4/ Bad corporate governance. As you say, management teams can feel like they are flying under the radar and can pull off all sorts of stunts. I will even share one such example in this interview. This is a valid risk that you need to carry in mind, but there are solutions. Activism exists, and you do not have to be left alone in a messy situation.
5/ Volume. Many investors agree with all the above and understand that this is what creates the opportunities, but they then come up and say that the space is not worth it due to volume. In February of 2022, we created an index of Tier One Quality microcaps, which has outperformed the SPY by about 17% so far. In this index of about 70 stocks, we saw some of the top performers with average daily volumes of over $1m. Sure, you can’t easily build a $300m portfolio of microcaps, but can you allocate a portion of it with the perspective of substantially beating the market? Yes.
Not to mention that if you do not mind holding long-term, the capital allocation can significantly expand due to the number of institutional opportunities (financing, business development, etc.).
Therefore, the first step for investors is to actually understand these factors well and be ready to navigate the space with these in mind.
Outside of understanding why the opportunity exists, I would just point out a few other things.
Action. Evolution comes as you gain experience, and experience comes only if you actually try things. Experience can be costly in terms of time, but it is something you can hardly get from reading The Intelligent Investor for the 10th time. Call the management, reach out to other investors, try to understand what a specific line item on the balance sheet truly means, etc.
Perseverance. Investing in smaller stocks can be frustrating. As discussed above, there are many stories of people losing and never coming back, I believe you have to go past that.
Another general learning is that momentum can be your friend. Coming from a deep value perspective, I always acquired this inner peace when I saw the stock was hammered and down for months or years. It has not been discovered yet.
Maj disrupted this belief and pushed us to investigate stocks that are on the way up and can continue to go up because the market is slow to realize the extent of the good news in the microcap space. I always thought, it is up, I missed it, or it is up, so I sell it. Now I think whether it can match our multi-bagger checklist and see further expansion.
Last but not least, having short-selling experience can be a crucial advantage to investing in microcaps. The space holds many quality companies that were forgotten, but as you say, it also features an equal if not larger number of companies that are in the business to line the pockets of insiders. Understanding the tricks can be a lifesaver.
You mentioned you’ve talked with a lot of management teams while diligencing microcaps. What are some of the red flags or positive signs you look for on calls with management? Have you had any particularly notable calls over the years?
It is tough to generalize. There are certain recurring features that are great and are a staple in our research checklist. We search for management teams who are focused on the business, not the share price. They should not dilute shareholders, and they should own stock. All common sense. The hard part is to stick to the process in grey areas.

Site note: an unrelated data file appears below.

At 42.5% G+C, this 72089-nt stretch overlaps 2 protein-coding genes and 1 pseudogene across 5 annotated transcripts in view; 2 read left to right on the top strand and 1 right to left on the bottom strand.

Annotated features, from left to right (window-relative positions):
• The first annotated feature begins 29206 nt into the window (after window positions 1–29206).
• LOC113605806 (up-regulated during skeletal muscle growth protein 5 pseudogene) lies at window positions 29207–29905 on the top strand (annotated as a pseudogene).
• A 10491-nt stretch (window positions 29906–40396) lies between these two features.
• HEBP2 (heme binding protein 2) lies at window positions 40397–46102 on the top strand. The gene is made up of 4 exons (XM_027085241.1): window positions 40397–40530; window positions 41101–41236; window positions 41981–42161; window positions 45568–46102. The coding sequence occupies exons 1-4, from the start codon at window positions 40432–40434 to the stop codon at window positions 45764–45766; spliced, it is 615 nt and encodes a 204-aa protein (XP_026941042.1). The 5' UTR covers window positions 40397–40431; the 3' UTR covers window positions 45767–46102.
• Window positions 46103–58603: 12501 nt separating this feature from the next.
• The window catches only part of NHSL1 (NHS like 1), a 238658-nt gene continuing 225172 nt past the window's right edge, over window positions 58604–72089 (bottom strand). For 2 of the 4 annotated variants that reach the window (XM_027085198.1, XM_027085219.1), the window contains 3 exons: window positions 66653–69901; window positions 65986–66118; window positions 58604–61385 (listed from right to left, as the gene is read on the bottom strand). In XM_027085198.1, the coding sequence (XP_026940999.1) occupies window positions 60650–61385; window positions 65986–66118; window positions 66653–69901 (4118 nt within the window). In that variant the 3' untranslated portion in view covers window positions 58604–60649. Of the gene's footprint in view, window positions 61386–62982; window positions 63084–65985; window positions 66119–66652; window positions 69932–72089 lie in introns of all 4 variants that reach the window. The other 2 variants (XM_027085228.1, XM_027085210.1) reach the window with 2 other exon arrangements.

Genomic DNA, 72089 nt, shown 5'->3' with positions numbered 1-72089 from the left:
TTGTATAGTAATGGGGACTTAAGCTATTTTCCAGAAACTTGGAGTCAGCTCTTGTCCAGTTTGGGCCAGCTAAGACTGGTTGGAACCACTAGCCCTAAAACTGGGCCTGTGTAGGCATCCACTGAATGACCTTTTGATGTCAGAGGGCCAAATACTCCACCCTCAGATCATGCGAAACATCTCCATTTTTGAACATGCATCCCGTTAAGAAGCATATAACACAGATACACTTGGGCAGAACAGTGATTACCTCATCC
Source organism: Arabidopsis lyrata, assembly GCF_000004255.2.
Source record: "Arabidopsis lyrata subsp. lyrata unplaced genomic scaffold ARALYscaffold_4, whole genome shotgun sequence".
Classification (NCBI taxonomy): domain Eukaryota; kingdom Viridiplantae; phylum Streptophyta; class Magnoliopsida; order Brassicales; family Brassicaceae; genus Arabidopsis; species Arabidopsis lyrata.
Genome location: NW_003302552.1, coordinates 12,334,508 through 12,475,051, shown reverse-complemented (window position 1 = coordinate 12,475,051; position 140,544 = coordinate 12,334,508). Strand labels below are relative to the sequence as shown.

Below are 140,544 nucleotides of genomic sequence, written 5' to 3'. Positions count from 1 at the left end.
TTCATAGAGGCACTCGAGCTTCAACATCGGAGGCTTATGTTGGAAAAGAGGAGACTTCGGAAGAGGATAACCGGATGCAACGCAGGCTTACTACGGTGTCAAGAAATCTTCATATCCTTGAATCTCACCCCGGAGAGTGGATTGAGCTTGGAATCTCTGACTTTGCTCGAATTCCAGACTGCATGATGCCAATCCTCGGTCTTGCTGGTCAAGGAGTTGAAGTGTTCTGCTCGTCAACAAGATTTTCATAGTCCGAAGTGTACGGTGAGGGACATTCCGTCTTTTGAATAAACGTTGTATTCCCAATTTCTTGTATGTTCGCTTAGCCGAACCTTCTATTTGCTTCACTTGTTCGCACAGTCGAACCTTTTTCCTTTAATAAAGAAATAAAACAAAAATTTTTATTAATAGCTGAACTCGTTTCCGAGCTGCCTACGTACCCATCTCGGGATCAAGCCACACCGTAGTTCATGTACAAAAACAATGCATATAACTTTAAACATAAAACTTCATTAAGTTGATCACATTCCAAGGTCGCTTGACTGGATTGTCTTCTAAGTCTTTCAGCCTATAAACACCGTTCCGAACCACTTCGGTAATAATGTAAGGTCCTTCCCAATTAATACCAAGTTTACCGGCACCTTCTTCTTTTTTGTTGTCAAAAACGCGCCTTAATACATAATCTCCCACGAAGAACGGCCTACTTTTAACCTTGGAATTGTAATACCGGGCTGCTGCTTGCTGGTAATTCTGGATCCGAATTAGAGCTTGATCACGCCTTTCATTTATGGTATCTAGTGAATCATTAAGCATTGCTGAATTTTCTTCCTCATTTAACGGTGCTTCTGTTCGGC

The management team calls can then tell you a lot about how the CEO views the business, whether they are excited, careful, or simply bored and uninspiring.
One notable call we did with Maj that I recall from my recent memory was with Richardson Electronic (NASDAQ: RELL — $142 million). This is a great business run by Edward J. Richardson. They have several lines of business, but perhaps their most exciting part is a division that created a new energy storage solution for wind turbines. The call was tremendous because you can understand Mr. Richardson’s enthusiasm for building a sustainable business with a lot of added value. Maj conducted an on-site visit after the interview, where he took pictures and videos interviewing employees of each of their divisions.
Lastly, I would also say that RELL is a great example of what we call BigCap Micro: Microcaps that have hundreds of millions in revenue but are trading at microcap valuations. These companies usually have a long history of innovating and creating solid products, but for one reason or another, they never shook off the microcap label. Well, many times, the catalyst is just around the corner, and it can come sooner than investors think. Don’t forget that Monster Energy was a busted-up microcap at the start of its multi-bagger journey.
We caught RELL in mid-October 2021 at around $10 per share and saw the stock get over $24 per share about a year later. Now, it has lost some of its gains, which means we could soon revisit the story.
What are two or three interesting ideas on your radar now?
Since we launched the Tier One Quality Index in February 2022, we got back to focusing on our prime strategy for selecting microcaps. The index tries to identify top companies that are also meeting multibagger criteria we created. We now scan many microcaps and try to form an opinion as quickly as possible through the use of Cliff Notes. These are structured notes that highlight our core research process and reasoning as to why we like the stock. We publish these on Substack.
The Tier One Quality Index is comprised of stocks highlighted through Cliff Notes. Since February of 2022, it is up 25%, with the average peak return of each stock sitting at over 76%. And by the way, that is from doing no active management. We are just creating a great hunting ground for microcap investors. These stocks will come in and out of favor over time.
Looking at the index, I would say one of the most promising stocks I can see now is: